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Weekend home projects on a budget

Quikrete offers easy, affordable outdoor improvements

April 23, 2010|By Family Features
  • Fence posts, deck footings, trellises and arbors - they all require solid posts set into concrete to make them stable.

Fence posts, deck footings, trellises and arbors - they all require solid posts set into concrete to make them stable. This project guide will show you the basics for your post project.

Required Tools and Materials

o Quikrete Fast-Setting Concrete Mix - poured dry from the bag and into the hole

o Quikrete All-Purpose Gravel or crushed stone

o Plumb line or level

o Shovel or post hole digger

o Pressure treated wood posts or galvanized steel posts

o Wood braces and nails (if needed)

o Deck or fencing hardware (if needed)

Note: To figure out how much concrete you will need for your post project, visit

1. The diameter of the posthole should be 3 times the post diameter. Hole depth should be 1/3 the overall post length, plus 6 inches (150mm) for the gravel base.


When the post is to be used for structural support, such as for decking, the hole must extend at least 6 inches (150mm) below the frost line. Deck hardware, if applicable, should also be kept away from water as a safeguard versus rust and other corrosives.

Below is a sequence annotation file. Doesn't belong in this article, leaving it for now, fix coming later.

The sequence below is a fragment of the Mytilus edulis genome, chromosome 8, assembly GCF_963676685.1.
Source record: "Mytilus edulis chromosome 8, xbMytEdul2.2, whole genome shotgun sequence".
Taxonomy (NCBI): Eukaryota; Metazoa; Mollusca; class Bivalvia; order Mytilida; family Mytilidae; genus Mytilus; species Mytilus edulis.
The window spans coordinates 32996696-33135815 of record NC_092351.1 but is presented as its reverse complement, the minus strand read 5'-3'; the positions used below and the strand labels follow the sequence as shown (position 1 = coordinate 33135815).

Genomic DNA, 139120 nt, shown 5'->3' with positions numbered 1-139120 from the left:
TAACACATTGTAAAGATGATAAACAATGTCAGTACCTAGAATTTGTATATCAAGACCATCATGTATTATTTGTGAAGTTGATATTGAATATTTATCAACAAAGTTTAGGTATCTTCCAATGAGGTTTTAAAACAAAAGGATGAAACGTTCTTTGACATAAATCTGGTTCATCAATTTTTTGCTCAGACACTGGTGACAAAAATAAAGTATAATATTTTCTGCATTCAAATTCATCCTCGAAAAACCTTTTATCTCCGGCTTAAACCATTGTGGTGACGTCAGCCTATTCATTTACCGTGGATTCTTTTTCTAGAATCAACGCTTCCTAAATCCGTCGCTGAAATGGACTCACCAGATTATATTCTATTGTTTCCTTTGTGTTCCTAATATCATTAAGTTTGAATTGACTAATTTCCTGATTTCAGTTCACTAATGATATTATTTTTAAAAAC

When installing basketball goal poles or other equipment that requires a solid footing for safe use, follow the manufacturer's recommendations concerning mounting hole depth and size.

2. Tamp the sides and bottom of the hole until firm and place 6 inches (150mm) of gravel or crushed stone in the hole to aid in drainage. Tamp it down with the post, a 2 x 4 or tamping tool.

3. Position the post, checking that it is level and plumb.

4. Pour the concrete mix dry from the bag into the hole until it reaches 3 to 4 inches (100mm) from the top. Recheck the post for plumb and brace as needed.

5. Pour water onto the dry mix and allow it to soak in. Depending on soil conditions, you will need about 1 gallon of water for each 50 pound bag of concrete mix placed in the hole. Dig larger, dish-shaped holes for posts set in loose or sandy soil.

6. Fill the remainder of the hole with soil dug from the hole.

7. The concrete sets in 20 to 40 minutes. Wait 4 hours before applying heavy loads to the post, such as a basketball backboard. (If the temperature is below 72 degrees, additional time for curing will be required.)

For Best Results

Use pressure-treated lumber or apply creosote equivalent to prevent below-ground deterioration. Galvanized metal should also be used to prevent rust.

More Weekend Project Ideas

With no mixing or tools required, fast setting concrete is a versatile material that can be used in any number of landscaping and home improvement projects, including:

o Concrete patios and sidewalks

o Fences and trellises

o Garden water features

o Garden walls

o Concrete landscaping borders

Get step-by-step guides for these and other home projects at

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